Private Albert Rainbow was a mystery in the Piopio cemetery - a simple wooden cross with his name hand-painted on it stood at the head of his place of rest.
Rowan Miller, Waipā-King Country regional co-ordinator for the New Zealand Remembrance Army, discovered that in fact, Albert Rainbow was a pot of gold.
The World War I veteran had not received an official memorial, hence the basic cross.
Albert was a member of the New Zealand Entrenching Battalion.
The goal of the New Zealand Remembrance Army is to restore every service grave in New Zealand to the same standard as their comrades overseas, maintained in the same condition or better than the Commonwealth War Graves Commission.
Albert was one of only 500 New Zealand soldiers to be a Prisoner of War (POW) in Germany during World War I.
Henry James of Pirongia, Ernest Walter of Matapara and Roderick Jamieson of Kōrakonui were also among the 500.
He was killed in an accident in 1922 before his service medals had even been awarded.
Rowan successfully applied to Veterans' Affairs to have a service memorial instated for him and it was intended to have a rededication ceremony just prior to Anzac Day 2020 to unveil the new memorial.
Due to Covid-19, the rededication ceremony took place on Saturday, November 21 instead.
Approximately 30 people attended the ceremony.
Rowan gave the dedication speech at the service and told how she came to discover Albert's story.
"Thank you all for coming today, to finally present Private Albert Rainbow with the memorial he deserves," she said.
"We recognise the contributions that those who have gone before us have made."
Rowan started her veteran grave restoration journey at Aria and Piopio cemeteries.
She was astonished at how many veterans they identified in the two small cemeteries, 27 and 35 respectively.
"I had often seen the simple wooden cross with the hand-painted name and wondered' Who was Albert Rainbow?'
"I discovered that Albert was indeed a World War I veteran - but that was only the beginning of his story."
Albert Henry Rainbow was born to David and Evelyn Rainbow, of Winneleah, Tasmania on April 22, 1896. He had nine siblings.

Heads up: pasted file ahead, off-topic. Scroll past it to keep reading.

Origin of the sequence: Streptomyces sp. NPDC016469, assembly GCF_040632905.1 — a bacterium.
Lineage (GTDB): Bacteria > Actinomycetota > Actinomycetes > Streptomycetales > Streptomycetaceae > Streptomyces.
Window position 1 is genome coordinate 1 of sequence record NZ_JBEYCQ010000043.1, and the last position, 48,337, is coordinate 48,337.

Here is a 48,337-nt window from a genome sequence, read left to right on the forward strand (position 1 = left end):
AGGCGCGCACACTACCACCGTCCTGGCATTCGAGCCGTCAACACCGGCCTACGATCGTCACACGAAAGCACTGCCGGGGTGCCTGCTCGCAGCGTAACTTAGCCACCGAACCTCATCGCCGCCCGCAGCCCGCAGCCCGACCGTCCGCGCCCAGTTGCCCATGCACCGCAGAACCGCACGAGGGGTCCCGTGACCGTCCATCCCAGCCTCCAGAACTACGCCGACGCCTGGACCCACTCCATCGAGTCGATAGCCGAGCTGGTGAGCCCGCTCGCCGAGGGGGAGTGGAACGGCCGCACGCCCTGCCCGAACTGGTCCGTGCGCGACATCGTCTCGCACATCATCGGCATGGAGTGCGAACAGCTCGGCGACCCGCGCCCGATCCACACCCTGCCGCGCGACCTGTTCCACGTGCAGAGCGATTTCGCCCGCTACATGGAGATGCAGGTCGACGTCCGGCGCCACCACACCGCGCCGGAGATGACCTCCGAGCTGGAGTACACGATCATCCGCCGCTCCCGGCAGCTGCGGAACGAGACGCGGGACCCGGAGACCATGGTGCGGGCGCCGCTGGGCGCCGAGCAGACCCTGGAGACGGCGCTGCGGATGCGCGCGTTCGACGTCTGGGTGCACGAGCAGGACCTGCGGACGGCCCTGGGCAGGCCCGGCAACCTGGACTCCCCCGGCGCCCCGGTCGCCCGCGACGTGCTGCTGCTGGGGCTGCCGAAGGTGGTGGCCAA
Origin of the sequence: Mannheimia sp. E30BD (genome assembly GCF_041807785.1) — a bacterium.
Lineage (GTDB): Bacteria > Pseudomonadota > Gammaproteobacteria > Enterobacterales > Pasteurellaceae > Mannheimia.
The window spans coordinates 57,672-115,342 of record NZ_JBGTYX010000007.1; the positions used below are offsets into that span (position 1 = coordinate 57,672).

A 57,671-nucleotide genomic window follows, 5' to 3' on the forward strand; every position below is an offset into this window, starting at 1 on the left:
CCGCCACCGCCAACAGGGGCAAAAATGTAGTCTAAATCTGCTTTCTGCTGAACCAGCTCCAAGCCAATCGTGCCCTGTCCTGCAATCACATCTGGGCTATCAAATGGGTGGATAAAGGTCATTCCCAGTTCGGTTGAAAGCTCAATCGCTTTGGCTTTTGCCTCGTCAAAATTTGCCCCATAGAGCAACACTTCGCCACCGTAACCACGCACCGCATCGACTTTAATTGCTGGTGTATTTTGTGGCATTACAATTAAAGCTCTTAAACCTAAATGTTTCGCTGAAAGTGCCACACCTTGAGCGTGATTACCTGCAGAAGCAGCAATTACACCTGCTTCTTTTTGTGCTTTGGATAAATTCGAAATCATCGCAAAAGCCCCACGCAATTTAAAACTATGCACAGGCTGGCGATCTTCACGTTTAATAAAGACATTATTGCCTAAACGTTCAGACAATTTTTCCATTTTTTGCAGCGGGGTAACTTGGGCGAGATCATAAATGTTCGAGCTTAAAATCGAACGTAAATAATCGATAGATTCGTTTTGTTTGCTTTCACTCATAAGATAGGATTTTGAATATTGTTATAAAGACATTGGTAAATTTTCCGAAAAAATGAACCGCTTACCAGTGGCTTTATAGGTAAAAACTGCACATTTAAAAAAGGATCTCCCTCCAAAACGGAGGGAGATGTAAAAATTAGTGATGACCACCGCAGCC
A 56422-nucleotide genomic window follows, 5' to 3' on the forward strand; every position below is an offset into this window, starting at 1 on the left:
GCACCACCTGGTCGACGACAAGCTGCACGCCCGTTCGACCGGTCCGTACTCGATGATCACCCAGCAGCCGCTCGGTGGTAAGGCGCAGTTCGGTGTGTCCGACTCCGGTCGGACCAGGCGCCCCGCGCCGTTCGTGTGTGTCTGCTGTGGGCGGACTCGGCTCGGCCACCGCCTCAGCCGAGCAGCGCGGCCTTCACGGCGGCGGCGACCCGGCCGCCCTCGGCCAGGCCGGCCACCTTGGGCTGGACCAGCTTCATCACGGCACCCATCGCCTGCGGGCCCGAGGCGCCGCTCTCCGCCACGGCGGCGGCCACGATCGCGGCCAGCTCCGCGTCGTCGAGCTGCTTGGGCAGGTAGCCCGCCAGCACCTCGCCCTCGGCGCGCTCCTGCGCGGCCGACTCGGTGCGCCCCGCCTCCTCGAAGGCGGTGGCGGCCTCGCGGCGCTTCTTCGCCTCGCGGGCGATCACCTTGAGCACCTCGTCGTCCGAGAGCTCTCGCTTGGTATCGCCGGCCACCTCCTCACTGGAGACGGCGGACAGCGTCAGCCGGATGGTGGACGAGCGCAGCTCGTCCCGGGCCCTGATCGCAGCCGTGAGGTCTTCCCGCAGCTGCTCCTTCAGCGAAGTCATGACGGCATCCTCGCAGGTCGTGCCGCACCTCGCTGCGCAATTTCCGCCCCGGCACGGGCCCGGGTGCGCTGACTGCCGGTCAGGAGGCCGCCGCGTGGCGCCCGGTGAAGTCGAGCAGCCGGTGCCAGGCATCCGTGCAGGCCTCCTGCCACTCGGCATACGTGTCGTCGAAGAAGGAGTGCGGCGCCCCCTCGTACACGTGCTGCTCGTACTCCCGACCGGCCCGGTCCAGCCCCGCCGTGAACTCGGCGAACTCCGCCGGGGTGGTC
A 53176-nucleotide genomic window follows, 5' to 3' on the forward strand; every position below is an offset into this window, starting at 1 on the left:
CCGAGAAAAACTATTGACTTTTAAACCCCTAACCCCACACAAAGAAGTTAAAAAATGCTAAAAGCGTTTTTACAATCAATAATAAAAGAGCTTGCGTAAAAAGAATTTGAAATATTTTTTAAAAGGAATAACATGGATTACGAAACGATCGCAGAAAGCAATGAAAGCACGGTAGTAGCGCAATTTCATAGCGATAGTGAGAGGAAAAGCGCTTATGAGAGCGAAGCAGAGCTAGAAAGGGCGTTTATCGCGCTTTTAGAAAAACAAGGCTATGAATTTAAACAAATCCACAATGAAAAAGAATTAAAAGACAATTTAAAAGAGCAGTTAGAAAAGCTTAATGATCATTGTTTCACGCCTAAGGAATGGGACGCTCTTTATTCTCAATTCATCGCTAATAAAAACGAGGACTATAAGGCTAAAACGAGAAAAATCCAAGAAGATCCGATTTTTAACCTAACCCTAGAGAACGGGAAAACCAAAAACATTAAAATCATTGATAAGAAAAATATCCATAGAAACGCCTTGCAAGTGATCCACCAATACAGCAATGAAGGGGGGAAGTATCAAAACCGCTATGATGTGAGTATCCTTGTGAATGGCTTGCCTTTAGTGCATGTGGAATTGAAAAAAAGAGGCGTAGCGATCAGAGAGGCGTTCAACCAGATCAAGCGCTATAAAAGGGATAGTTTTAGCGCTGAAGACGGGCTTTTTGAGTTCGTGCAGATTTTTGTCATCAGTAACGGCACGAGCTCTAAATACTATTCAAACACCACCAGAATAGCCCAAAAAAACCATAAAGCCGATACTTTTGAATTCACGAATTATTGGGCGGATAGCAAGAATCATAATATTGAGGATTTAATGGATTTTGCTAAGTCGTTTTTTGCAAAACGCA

At age 18 he left Hobart on the Paloona, arriving in Wellington during February 1915.
He undertook a medical examination for the New Zealand Expeditionary Force (NZEF) in Te Kūiti in March 1915.
"Then I lost him in the records until July 1917 when he joined the NZEF, also at Te Kūiti. He lists his address as Piopio, and his employer as the Post and Telegraph Department.
"His next of kin was a friend, Mr Hattaway, also of Piopio. He was posted to the 33rd Reinforcements in August 1917, joining the battalion in France in March 1918.
"Only two months later, he was listed as missing, and it was June until it was confirmed he was a Prisoner of War somewhere in Germany."
Albert remained a POW until he was released in November 1918.
He returned to England before returning to New Zealand early in 1919.
"He appears to have returned to Piopio, joining the Returned Serviceman's Association and Football Club.
"He is identified as being 5ft 5 with fair complexion, dark brown hair and blue eyes. I am still disappointed I have not been able to locate a photo of him!"
By 1922 he was employed by the Public Works Department to build roads.
On the evening of May 31 as he was returning to his camp at Te Mapara from Piopio, his horse fell through an undermined track and threw Albert into the river, breaking his neck.
Although his friend Campbell was with him, Albert did not survive the injury. He was 26 years old.
Ironically, on the same night a former soldier of the Boer and Great Wars, Robert Hathaway, drowned in the Waipā River at nearby Ōtorohanga according to the June 2, 1922 edition of the Waikato Times.
Robert was a bootmaker on Tuhoro St, Ōtorohanga.
The returned soldiers of Piopio organised Albert's funeral, which took place on June 2, 1922. This was recorded in the King Country Chronicle.
"Albert's family were all in Tasmania. He had passed away before his service medals could be awarded, and these were recorded as being sent to his parents in Tasmania.
"I feel like Albert is now part of our family, after spending so much time learning about him!" said Rowan.
"I am honoured that I was able to work with Veterans' Affairs to ensure Albert can finally have the honour he deserves, 98 years after his untimely death."
Rowan is grateful to all the volunteers that have volunteered and continue to volunteer to help clean up servicemen's graves.
"I would also like to acknowledge my mum, who has supported me through all my mad schemes and spent many hours traipsing around cemeteries to identify graves."
The following people helped to make the event possible: Alton Matthews and the Te Kūiti RSA Committee; Bill Wana; the Piopio residents and the Piopio Cosmopolitan Club provided refreshments; Lou Brown and the Te Awamutu RSA Committee provided the sound system and lent their time and expertise, while Rev Murray Olson took the rededication service.
To conclude her speech, Rowan read a short verse by Edgar Albert Guest.
I'd like to think, I'd like to think when life is done, That I had filled a needed post. That here and there I'd paid my fare, With more than idle talk and boast; That I had taken gifts divine, The breath of life and manhood fine, And tried to use them now and then In service for my fellow men.
Next year, Rowan will start working on the servicemen's graves in the Te Awamutu and Pirongia cemeteries.
Find out about these working bees and future updates on the Facebook page Waipa/King Country Remembrance Army